A World Trade Organization for the 21st Century
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A World Trade Organization for the 21st Century

The Asian Perspective

Edited by Richard Baldwin, Masahiro Kawai and Ganeshan Wignaraja

The global financial crisis exposed great shortcomings in the global economic architecture, generating extensive international debate about possible remedies for these deficiencies. The postwar global architecture was guided by major developed economies, centered around the IMF, the GATT, and the World Bank. Today, the balance of economic power is shifting toward emerging economies. Global governance and economic policy must reflect this shift. With contributions from prominent Asian and international trade experts, this book critically examines key changes occurring in the world trading system and explores policy implications for Asia.
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Chapter 2: WTO 2.0: governance of global supply-chain trade

Richard Baldwin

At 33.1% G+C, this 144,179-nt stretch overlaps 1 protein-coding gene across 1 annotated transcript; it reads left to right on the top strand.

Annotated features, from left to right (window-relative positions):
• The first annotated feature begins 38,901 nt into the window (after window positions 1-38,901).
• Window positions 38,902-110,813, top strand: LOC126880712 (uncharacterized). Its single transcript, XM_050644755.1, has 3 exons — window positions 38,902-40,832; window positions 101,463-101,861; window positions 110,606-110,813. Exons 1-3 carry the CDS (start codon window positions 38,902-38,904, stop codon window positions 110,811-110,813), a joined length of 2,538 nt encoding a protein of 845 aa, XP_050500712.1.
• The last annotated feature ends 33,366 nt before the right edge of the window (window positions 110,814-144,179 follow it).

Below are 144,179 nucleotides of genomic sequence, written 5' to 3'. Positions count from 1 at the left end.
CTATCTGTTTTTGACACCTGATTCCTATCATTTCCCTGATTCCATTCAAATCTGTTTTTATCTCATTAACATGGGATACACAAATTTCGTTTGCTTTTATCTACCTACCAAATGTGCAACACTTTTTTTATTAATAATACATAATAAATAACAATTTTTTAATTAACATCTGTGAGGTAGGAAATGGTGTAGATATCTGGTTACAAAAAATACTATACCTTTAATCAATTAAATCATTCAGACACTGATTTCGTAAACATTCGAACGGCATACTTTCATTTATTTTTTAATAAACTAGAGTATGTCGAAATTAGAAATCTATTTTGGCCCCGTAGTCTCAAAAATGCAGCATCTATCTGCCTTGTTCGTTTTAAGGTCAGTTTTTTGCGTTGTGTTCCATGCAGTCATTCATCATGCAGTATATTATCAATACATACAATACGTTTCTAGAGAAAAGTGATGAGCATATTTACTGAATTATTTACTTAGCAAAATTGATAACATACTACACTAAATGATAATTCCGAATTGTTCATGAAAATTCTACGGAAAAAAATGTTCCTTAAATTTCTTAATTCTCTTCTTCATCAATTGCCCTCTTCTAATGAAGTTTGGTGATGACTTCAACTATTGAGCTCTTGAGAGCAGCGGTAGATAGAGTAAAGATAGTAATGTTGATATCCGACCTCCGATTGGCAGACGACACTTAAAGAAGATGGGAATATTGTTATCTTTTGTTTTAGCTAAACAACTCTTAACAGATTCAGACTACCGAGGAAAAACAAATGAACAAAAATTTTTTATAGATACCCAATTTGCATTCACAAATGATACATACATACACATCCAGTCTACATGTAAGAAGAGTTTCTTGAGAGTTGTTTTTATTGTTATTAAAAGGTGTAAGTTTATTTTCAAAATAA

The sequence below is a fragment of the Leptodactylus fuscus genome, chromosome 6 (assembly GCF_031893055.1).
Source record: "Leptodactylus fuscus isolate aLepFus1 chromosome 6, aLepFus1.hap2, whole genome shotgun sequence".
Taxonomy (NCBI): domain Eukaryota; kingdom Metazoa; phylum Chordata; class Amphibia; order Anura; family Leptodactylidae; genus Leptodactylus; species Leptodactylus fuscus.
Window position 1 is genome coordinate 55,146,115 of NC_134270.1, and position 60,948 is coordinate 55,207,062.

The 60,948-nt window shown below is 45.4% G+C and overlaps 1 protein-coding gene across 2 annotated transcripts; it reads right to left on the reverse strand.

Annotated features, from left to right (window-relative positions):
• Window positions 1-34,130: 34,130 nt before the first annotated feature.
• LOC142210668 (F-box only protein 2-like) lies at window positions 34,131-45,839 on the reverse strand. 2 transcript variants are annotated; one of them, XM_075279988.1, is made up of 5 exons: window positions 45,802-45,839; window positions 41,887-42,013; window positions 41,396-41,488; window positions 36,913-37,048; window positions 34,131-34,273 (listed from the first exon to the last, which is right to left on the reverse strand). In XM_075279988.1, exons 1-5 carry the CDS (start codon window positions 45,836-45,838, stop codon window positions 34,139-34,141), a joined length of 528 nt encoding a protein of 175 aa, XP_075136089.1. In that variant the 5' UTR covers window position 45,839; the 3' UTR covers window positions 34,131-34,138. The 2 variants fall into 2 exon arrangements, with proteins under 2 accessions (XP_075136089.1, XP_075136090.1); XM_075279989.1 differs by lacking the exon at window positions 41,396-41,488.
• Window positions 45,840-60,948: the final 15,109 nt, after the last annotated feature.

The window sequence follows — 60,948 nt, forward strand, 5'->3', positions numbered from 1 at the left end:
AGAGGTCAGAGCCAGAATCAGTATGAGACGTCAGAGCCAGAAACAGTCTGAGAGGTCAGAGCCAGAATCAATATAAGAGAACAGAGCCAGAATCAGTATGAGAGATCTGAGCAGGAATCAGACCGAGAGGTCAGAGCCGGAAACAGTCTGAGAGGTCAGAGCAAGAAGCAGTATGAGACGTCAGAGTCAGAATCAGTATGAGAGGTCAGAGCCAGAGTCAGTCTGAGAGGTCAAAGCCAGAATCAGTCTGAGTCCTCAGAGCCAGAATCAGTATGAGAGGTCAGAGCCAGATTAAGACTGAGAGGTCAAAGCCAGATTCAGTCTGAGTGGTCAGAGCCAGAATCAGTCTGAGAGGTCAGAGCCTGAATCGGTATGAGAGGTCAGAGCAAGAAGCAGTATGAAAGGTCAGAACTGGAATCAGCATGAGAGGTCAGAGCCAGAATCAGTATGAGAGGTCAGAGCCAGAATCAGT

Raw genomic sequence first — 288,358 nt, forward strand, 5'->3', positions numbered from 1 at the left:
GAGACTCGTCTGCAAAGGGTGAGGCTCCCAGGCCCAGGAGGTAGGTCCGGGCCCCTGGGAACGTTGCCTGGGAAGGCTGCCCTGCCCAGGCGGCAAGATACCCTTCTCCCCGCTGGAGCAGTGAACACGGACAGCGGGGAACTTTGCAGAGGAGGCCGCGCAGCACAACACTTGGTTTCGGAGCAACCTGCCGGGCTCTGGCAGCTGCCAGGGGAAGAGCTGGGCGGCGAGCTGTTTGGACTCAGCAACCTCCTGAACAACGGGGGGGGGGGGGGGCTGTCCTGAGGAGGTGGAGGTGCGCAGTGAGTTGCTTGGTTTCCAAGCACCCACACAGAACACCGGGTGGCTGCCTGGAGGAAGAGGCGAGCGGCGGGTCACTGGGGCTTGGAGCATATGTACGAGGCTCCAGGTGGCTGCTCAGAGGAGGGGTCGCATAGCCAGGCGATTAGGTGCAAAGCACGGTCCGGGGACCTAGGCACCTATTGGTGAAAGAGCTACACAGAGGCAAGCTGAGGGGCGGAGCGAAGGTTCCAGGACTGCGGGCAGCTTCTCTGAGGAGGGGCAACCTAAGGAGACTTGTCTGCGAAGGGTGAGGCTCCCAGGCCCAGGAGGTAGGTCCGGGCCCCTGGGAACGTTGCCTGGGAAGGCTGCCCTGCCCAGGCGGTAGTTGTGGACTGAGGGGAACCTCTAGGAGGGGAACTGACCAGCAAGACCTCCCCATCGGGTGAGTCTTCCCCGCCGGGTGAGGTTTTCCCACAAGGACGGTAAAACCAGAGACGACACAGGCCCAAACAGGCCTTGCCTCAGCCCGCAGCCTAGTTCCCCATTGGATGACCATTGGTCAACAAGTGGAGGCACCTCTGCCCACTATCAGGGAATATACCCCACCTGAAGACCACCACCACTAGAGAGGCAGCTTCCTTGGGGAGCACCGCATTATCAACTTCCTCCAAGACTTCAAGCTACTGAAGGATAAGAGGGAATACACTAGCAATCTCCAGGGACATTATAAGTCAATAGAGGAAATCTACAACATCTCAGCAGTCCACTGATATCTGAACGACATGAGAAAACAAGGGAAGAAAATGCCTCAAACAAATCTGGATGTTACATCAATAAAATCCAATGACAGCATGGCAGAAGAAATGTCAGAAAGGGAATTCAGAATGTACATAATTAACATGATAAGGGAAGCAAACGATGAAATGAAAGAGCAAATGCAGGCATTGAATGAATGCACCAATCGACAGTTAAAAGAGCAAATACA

The cross-border flows of goods, investment, services, know-how, and people associated with international production networks – call it ‘supply-chain trade’ for short – has transformed the world. The WTO has not kept pace. This chapter argues that adapting world trade governance to the realities of supply-chain trade will require a new organization: a WTO 2.0 as it were. The argument for a new organization boils down to profound differences between supply-chain trade and traditional trade: Traditional trade means selling into one nation goods that were made in another nation; traditional trade is thus mostly about selling things internationally. Supply-chain trade is much more complex and much more asymmetric. Supply-chain trade arises when high-tech firms combine their know-how with low-wage labor in developing nations; supply-chain is thus mostly about making things internationally, although international selling is also important. Today’s WTO is crafted to facilitate traditional trade – its nature, membership, and rules are designed to support international selling. Supply-chain trade, by contrast, enjoys little or no global regulation. This ‘21st century international commerce’ is currently underpinned by an ad hoc combination of regional trade agreements (RTAs), bilateral investment treaties (BITs), and unilateral reforms by developing nations. But supply-chain governance is evolving rapidly. Advanced-technology nations, especially the US, are leading efforts to knit together the ad hoc governance into ‘mega-regionals’, such as the TPP and the Trans-Atlantic Partnership (TAP), and mega-bilaterals, such as EU–Canada, Japan–EU, and so on.

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